Wolf v. Perry, 65 N.M. 457, 339 P.2d 679 (1959)

May 18, 1959 · Supreme Court of New Mexico · No. 6475
65 N.M. 457, 339 P.2d 679

339 P.2d 679

Ralph P. WOLF d/b/a Zia Oil Company, Plaintiff-Appellee, v. E. H. PERRY and Leroy Lowry, d/b/a Perry and Lowry Oil Company, Max Konz and Frank Maurale, Defendants-Appellants.

No. 6475.

Supreme Court of New Mexico.

May 18, 1959.

*458Phillips, Dolan & Clear, Albuquerque, for appellants.

Schall & Sceresse, Albuquerque, for appellee.

LUJAN, Chief Justice.

This is a tort action for inducing a breach of contract.

In the fall of 1955, plaintiff-appellee, Ralph Wolf, was in the business of distributing the petroleum products of Union Oil Company. At that time, one Max Konz, the owner of certain real property in Moriarty, New Mexico, on which gasoline pumps and other equipment were located, entered into an exclusive gasoline sales contract of five years’ duration with the plaintiff. The contract provided that the plaintiff had the right to cancel the contract on ten-day notice. It further provided that should ivonz dispose of the business “he shall advise the purchaser of this contract, and not sell said business until and *459unless the purchaser agrees to be bound by the provisions thereof for the period until this contract shall terminate.”

Defendants-appellants, Perry and Lowry, were at all material times distributors of Phillips Petroleum Company products.

At the time Konz entered into the contract with the plaintiff, one Frank Maurale was operating a service station in Albuquerque and the plaintiff was selling him Union Oil Company products.

In June, 1956, Maurale negotiated with Konz for the purchase of the latter’s Moriarty property, and on June 25, 1956, he signed a binder for such purchase. Title was transferred to Maurale by warranty deed on July 23, 1956.

The testimony is conflicting as to whether Maurale knew of the contract between Konz and the plaintiff prior to signing the binder. He did know of the contract prior to the actual transfer of the property, having been advised by his attorney that it was not binding on him.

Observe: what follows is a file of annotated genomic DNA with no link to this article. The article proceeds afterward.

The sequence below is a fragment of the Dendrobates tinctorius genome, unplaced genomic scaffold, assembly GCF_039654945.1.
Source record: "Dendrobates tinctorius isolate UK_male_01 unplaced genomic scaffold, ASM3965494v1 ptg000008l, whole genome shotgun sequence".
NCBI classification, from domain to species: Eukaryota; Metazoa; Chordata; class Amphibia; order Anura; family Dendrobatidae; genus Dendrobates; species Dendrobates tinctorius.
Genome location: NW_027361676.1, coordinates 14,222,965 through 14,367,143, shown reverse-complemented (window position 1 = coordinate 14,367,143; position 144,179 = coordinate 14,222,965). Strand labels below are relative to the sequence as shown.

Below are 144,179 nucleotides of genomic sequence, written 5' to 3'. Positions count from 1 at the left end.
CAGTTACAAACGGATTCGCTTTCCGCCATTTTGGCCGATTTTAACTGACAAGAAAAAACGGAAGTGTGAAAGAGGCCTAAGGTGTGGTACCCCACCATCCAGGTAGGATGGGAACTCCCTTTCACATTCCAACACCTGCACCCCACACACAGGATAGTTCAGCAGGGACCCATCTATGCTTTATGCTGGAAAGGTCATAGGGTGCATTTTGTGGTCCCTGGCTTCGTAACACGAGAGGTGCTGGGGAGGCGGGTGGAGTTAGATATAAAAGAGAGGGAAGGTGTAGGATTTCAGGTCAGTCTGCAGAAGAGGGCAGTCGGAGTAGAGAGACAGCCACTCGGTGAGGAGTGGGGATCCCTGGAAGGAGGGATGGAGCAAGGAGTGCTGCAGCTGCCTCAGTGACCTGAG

Plaintiff and his son, Jerry Wolf, testified that Maurale stated he would abide by the contract even though “he didn’t think it was any good.” Maurale flatly denied this and testified that he only went through with the purchase after being advised by his attorney that he was not bound on the KonzWolf contract. Witness Underwood, the real estate agent who negotiated the sale of the Konz property to Maurale, testified that Maurale told him he would not purchase the property if there was a contract for the purchase of gasoline from the plaintiff which would be binding on him.

At the time Maurale purchased the Moriarty property from Konz, no gasoline had been sold on the premises for some four months and the large Union Oil Company sign was down. Konz testified that he sold the property to Maurale as real estate and not as a going business. He further testified that he felt he had never been released from his contract with the plaintiff; that as early as December, 1955, he had called the office of defendants Perry and Lowry with a view, toward purchasing Phillips Petroleum Company products; that the defendants had never attempted to persuade him to discontinue purchasing Union Oil Company products.

Defendant Perry testified that when he received word of the call from Konz, he visited him, and upon being advised by Konz that the contract with the plaintiff was cancellable on thirty-day notice, he offered to sell him gasoline on the open market. However, no arrangement or contract was entered into between Konz and the defendants.

Sometime prior to the closing of the deal for the Moriarty property, Perry visited Maurale once at his Albuquerque station and offered to sell him gasoline for the Moriarty station “on the open market.” *460In this connection, Perry testified as follows :

“(Maurale) told me he wasn’t going to handle Union products, and in fact, he wouldn’t have bought the station under any circumstances if he had to deal with Zia Oil Company. He was going to make different arrangements. He and Mrs. Maurale came to our office on two different occasions. She also made the same statement. They wouldn’t handle Union Oil Company’s products under any circumstances. They also made the statement that there was no contract and they were at liberty to buy from whomever they pleased.”